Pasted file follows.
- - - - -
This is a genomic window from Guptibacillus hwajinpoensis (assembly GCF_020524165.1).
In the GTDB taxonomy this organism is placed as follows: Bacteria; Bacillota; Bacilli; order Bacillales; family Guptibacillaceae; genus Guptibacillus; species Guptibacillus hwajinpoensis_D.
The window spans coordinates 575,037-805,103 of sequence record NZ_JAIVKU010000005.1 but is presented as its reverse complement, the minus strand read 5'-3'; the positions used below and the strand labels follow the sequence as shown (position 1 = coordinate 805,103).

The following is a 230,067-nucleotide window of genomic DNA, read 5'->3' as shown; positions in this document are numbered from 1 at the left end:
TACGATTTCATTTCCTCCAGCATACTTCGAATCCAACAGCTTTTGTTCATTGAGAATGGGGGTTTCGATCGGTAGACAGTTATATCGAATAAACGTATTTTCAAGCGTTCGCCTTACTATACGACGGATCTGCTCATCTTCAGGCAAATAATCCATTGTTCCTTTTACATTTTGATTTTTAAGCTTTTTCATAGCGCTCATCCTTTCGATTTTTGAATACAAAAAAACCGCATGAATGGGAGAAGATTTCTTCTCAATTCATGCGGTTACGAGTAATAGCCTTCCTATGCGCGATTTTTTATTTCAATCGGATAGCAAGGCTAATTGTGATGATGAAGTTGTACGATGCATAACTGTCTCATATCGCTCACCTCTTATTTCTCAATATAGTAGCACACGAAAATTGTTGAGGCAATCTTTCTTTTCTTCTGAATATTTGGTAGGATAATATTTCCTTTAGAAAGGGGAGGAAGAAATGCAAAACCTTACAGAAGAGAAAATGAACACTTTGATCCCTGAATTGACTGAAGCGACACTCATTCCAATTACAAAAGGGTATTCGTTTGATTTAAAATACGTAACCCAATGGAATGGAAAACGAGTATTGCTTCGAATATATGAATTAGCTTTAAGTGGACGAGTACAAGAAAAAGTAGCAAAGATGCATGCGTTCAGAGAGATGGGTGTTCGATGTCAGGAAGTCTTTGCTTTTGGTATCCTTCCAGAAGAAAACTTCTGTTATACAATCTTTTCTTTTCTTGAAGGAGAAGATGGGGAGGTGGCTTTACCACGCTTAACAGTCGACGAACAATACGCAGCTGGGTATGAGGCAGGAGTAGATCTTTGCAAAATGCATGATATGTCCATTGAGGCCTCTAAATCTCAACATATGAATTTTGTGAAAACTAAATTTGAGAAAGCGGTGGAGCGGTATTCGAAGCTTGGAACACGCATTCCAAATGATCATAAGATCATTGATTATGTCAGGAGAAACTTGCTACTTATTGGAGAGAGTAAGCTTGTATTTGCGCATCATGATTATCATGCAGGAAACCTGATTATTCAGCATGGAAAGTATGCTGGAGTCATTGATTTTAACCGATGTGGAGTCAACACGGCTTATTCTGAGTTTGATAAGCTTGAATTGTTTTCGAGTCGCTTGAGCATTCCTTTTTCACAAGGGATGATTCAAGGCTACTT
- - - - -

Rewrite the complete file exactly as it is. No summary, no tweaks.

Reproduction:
This is a genomic window from Guptibacillus hwajinpoensis (assembly GCF_020524165.1).
In the GTDB taxonomy this organism is placed as follows: Bacteria; Bacillota; Bacilli; order Bacillales; family Guptibacillaceae; genus Guptibacillus; species Guptibacillus hwajinpoensis_D.
The window spans coordinates 575,037-805,103 of sequence record NZ_JAIVKU010000005.1 but is presented as its reverse complement, the minus strand read 5'-3'; the positions used below and the strand labels follow the sequence as shown (position 1 = coordinate 805,103).

The following is a 230,067-nucleotide window of genomic DNA, read 5'->3' as shown; positions in this document are numbered from 1 at the left end:
TACGATTTCATTTCCTCCAGCATACTTCGAATCCAACAGCTTTTGTTCATTGAGAATGGGGGTTTCGATCGGTAGACAGTTATATCGAATAAACGTATTTTCAAGCGTTCGCCTTACTATACGACGGATCTGCTCATCTTCAGGCAAATAATCCATTGTTCCTTTTACATTTTGATTTTTAAGCTTTTTCATAGCGCTCATCCTTTCGATTTTTGAATACAAAAAAACCGCATGAATGGGAGAAGATTTCTTCTCAATTCATGCGGTTACGAGTAATAGCCTTCCTATGCGCGATTTTTTATTTCAATCGGATAGCAAGGCTAATTGTGATGATGAAGTTGTACGATGCATAACTGTCTCATATCGCTCACCTCTTATTTCTCAATATAGTAGCACACGAAAATTGTTGAGGCAATCTTTCTTTTCTTCTGAATATTTGGTAGGATAATATTTCCTTTAGAAAGGGGAGGAAGAAATGCAAAACCTTACAGAAGAGAAAATGAACACTTTGATCCCTGAATTGACTGAAGCGACACTCATTCCAATTACAAAAGGGTATTCGTTTGATTTAAAATACGTAACCCAATGGAATGGAAAACGAGTATTGCTTCGAATATATGAATTAGCTTTAAGTGGACGAGTACAAGAAAAAGTAGCAAAGATGCATGCGTTCAGAGAGATGGGTGTTCGATGTCAGGAAGTCTTTGCTTTTGGTATCCTTCCAGAAGAAAACTTCTGTTATACAATCTTTTCTTTTCTTGAAGGAGAAGATGGGGAGGTGGCTTTACCACGCTTAACAGTCGACGAACAATACGCAGCTGGGTATGAGGCAGGAGTAGATCTTTGCAAAATGCATGATATGTCCATTGAGGCCTCTAAATCTCAACATATGAATTTTGTGAAAACTAAATTTGAGAAAGCGGTGGAGCGGTATTCGAAGCTTGGAACACGCATTCCAAATGATCATAAGATCATTGATTATGTCAGGAGAAACTTGCTACTTATTGGAGAGAGTAAGCTTGTATTTGCGCATCATGATTATCATGCAGGAAACCTGATTATTCAGCATGGAAAGTATGCTGGAGTCATTGATTTTAACCGATGTGGAGTCAACACGGCTTATTCTGAGTTTGATAAGCTTGAATTGTTTTCGAGTCGCTTGAGCATTCCTTTTTCACAAGGGATGATTCAAGGCTACTT